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MARKER DATABASE
“Bite-Size Bits of Local, National, and Global History”
“Bite-Size Bits of Local, National, and Global History”
Memphis in Shelby County, Tennessee — The American South (East South Central)
 

Palmetto Bend/Jackson Point/St. Catherine’s Creek/Ellis Cliffs

Panel # 24

 
 
Palmetto Bend/Jackson Point/St. Catherine’s Creek/Ellis Cliffs Marker image. Click for full size.
By Sandra Hughes, May 18, 2010
1. Palmetto Bend/Jackson Point/St. Catherine’s Creek/Ellis Cliffs Marker
Inscription.
A.Palmetto Bend
Mile 326.0 AHP

This bend and the plantation that lay on its bank were named for the Palmetto, a type of palm tree that was utilized by early settlers and found in abundance in this area. The trunks made durable wharf piling, and the broad leaves were used for roofing, sun bonnets, and hand held fans.

B. Jackson Point
Mile 332.8 AHP

During the 1912 flood, the steamboat Concordia was used to evacuate farm workers and livestock from flooded Louisiana Plantations. In this area, the Concordia hit a snag and the pilot ran the vessel to the bank where it quickly sank. The water was only seven feet deep but 22 people drowned.

C. St. Catherine’s Creek
Mile 347.3 AHP

In the 1700s, a number of French plantation lined St. Catherine’s Creek, and they produced most of the tobacco grown in the Natchez district. One of the first steamboat disasters occurred near the original mouth of the creek in 1825. Heavy night fog had forced the steamer Teche to tie up on the west bank opposite the St. Catherine’s Creek outlet. The fog lifted after midnight, and the Teche had just headed back downriver when the boiler exploded and the boat caught fire. Half of the passenger abroad were killed, and sensational newspaper reports of the tragedy fueled public speculation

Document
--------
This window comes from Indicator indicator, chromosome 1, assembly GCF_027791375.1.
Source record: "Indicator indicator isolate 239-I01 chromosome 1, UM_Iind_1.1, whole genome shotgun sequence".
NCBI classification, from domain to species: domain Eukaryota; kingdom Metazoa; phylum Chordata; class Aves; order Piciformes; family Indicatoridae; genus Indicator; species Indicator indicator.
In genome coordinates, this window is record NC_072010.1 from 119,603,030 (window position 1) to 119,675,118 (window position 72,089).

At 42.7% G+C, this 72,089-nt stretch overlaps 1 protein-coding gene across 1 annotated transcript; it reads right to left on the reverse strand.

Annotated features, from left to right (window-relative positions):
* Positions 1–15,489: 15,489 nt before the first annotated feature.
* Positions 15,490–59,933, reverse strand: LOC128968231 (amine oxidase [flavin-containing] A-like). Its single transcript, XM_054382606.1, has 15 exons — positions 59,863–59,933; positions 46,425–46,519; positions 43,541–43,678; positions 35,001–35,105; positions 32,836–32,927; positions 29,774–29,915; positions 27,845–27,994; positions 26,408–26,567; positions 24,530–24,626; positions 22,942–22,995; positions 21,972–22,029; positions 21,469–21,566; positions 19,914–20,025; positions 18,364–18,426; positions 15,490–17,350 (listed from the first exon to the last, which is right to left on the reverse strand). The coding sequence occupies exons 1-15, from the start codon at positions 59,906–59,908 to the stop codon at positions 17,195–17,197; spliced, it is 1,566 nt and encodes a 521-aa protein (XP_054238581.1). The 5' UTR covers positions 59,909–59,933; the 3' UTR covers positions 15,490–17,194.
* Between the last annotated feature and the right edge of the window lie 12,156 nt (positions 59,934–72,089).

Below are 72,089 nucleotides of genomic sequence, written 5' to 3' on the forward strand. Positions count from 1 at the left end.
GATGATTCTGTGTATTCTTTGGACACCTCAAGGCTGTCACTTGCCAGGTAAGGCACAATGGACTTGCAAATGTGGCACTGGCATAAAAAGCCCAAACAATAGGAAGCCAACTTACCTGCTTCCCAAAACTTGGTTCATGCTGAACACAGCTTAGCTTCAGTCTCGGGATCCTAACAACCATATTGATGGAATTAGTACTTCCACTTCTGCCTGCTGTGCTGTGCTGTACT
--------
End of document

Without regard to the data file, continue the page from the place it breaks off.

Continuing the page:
Palmetto Bend/Jackson Point/St. Catherine’s Creek/Ellis Cliffs Marker image. Click for full size.
By Sandra Hughes, May 18, 2010
2. Palmetto Bend/Jackson Point/St. Catherine’s Creek/Ellis Cliffs Marker
Shows Markers 22-30
about steamboat safety. In 1871, Natchez interests diverted the St. Cathrine’s Creek into a new channel that emptied into the Mississippi River just south of the town.

D. Ellis Cliffs
Mile 348.0 AHP

This high chalk bluff was named for the plantation of Richard Ellis one of the earliest and most successful planters south of Natchez. The area was still Spanish Territory when Ellis moved his family here in 1785. By the time of his death in 1792, his plantation covered more than 6,000 acres. The white Ellis Cliffs were long a landmark used by river pilots. (Marker Number 24.)
 
Location. 35° 8.968′ N, 90° 3.504′ W. Marker is in Memphis, Tennessee, in Shelby County. Marker is on Riverside Drive. Touch for map. Mud Island Mississippi Riverwalk. Marker is at or near this postal address: 127 S Front St, Memphis TN 38103, United States of America.
 
Other nearby markers. At least 8 other markers are within walking distance of this marker. Tennessee River/Cumberland River (here, next to this marker); Reelfoot Lake (here, next to this marker); Grand Gulf, Mississippi/Yucatan Cutoff/Big Black River (here, next to this marker); The Mississippi Riverwalk (here, next to this marker); Ohio River (here, next to this marker); Cairo, Illinois (here, next to this marker); Islands No. 2, 3, and 4/Fort Jefferson, Kentucky/Bird’s Point, Missouri (here, next to this marker); Island No. 5 (Wolf Island)/Belmont, Missouri/Columbus, Kentucky (here, next to this marker). Touch for a list and map of all markers in Memphis.
 
Also see . . .  Ellis Cliffs, Mississippi. Ellis Cliffs is a ghost town in Adams County, Mississippi, United States. Situated atop a high chalky bluff overlooking the Mississippi River, the white cliffs were frequently mentioned by early river voyagers. The settlement was located approximately 14 mi (23 km) south of Natchez and approximately 1 mi (1.6 km) northeast of Hutchins Landing. (Submitted on March 18, 2018, by Sandra Hughes of Killen, Usa.) 
 
Categories. DisastersSettlements & SettlersWaterways & Vessels
 
 
Credits. This page was last revised on April 14, 2018. This page originally submitted on March 18, 2018, by Sandra Hughes of Killen, Usa. This page has been viewed 47 times since then. Photos:   1, 2. submitted on March 18, 2018, by Sandra Hughes of Killen, Usa. • Bill Pfingsten was the editor who published this page.
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